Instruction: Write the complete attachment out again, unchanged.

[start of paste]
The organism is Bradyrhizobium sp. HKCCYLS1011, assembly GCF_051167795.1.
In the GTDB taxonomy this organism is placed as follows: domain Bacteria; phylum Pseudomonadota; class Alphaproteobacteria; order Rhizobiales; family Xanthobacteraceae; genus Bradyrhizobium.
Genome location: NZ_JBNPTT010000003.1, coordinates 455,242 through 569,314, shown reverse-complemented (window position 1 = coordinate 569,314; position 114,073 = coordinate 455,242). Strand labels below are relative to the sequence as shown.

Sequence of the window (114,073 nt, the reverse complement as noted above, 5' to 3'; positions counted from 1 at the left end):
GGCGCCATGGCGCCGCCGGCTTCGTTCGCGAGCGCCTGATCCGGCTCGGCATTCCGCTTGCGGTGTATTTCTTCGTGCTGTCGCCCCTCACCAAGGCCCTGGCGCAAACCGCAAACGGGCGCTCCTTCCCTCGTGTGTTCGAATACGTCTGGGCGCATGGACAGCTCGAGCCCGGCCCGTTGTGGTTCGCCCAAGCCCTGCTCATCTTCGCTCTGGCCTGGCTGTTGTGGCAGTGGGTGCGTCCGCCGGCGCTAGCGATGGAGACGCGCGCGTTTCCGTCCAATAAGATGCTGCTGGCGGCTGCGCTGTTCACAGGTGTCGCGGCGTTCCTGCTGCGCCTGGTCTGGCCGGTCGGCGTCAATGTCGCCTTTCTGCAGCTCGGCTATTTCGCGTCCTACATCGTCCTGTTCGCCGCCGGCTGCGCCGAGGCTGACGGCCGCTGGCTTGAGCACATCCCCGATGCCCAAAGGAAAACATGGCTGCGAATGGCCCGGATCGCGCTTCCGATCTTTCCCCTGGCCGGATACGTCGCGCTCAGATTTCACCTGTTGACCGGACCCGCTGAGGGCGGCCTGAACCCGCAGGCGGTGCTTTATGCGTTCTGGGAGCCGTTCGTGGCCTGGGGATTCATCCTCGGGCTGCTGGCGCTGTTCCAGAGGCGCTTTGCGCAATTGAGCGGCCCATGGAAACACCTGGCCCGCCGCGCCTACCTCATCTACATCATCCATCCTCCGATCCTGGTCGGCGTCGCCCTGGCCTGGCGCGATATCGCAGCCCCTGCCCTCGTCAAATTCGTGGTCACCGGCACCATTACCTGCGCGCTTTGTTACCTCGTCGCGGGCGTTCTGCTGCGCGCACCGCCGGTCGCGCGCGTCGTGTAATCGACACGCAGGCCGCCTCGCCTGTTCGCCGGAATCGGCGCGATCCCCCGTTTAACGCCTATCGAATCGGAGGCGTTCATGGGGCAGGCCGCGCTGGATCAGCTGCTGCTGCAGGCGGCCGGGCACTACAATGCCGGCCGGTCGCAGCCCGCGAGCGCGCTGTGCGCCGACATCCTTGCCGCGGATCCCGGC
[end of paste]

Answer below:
The organism is Bradyrhizobium sp. HKCCYLS1011, assembly GCF_051167795.1.
In the GTDB taxonomy this organism is placed as follows: domain Bacteria; phylum Pseudomonadota; class Alphaproteobacteria; order Rhizobiales; family Xanthobacteraceae; genus Bradyrhizobium.
Genome location: NZ_JBNPTT010000003.1, coordinates 455,242 through 569,314, shown reverse-complemented (window position 1 = coordinate 569,314; position 114,073 = coordinate 455,242). Strand labels below are relative to the sequence as shown.

Sequence of the window (114,073 nt, the reverse complement as noted above, 5' to 3'; positions counted from 1 at the left end):
GGCGCCATGGCGCCGCCGGCTTCGTTCGCGAGCGCCTGATCCGGCTCGGCATTCCGCTTGCGGTGTATTTCTTCGTGCTGTCGCCCCTCACCAAGGCCCTGGCGCAAACCGCAAACGGGCGCTCCTTCCCTCGTGTGTTCGAATACGTCTGGGCGCATGGACAGCTCGAGCCCGGCCCGTTGTGGTTCGCCCAAGCCCTGCTCATCTTCGCTCTGGCCTGGCTGTTGTGGCAGTGGGTGCGTCCGCCGGCGCTAGCGATGGAGACGCGCGCGTTTCCGTCCAATAAGATGCTGCTGGCGGCTGCGCTGTTCACAGGTGTCGCGGCGTTCCTGCTGCGCCTGGTCTGGCCGGTCGGCGTCAATGTCGCCTTTCTGCAGCTCGGCTATTTCGCGTCCTACATCGTCCTGTTCGCCGCCGGCTGCGCCGAGGCTGACGGCCGCTGGCTTGAGCACATCCCCGATGCCCAAAGGAAAACATGGCTGCGAATGGCCCGGATCGCGCTTCCGATCTTTCCCCTGGCCGGATACGTCGCGCTCAGATTTCACCTGTTGACCGGACCCGCTGAGGGCGGCCTGAACCCGCAGGCGGTGCTTTATGCGTTCTGGGAGCCGTTCGTGGCCTGGGGATTCATCCTCGGGCTGCTGGCGCTGTTCCAGAGGCGCTTTGCGCAATTGAGCGGCCCATGGAAACACCTGGCCCGCCGCGCCTACCTCATCTACATCATCCATCCTCCGATCCTGGTCGGCGTCGCCCTGGCCTGGCGCGATATCGCAGCCCCTGCCCTCGTCAAATTCGTGGTCACCGGCACCATTACCTGCGCGCTTTGTTACCTCGTCGCGGGCGTTCTGCTGCGCGCACCGCCGGTCGCGCGCGTCGTGTAATCGACACGCAGGCCGCCTCGCCTGTTCGCCGGAATCGGCGCGATCCCCCGTTTAACGCCTATCGAATCGGAGGCGTTCATGGGGCAGGCCGCGCTGGATCAGCTGCTGCTGCAGGCGGCCGGGCACTACAATGCCGGCCGGTCGCAGCCCGCGAGCGCGCTGTGCGCCGACATCCTTGCCGCGGATCCCGGC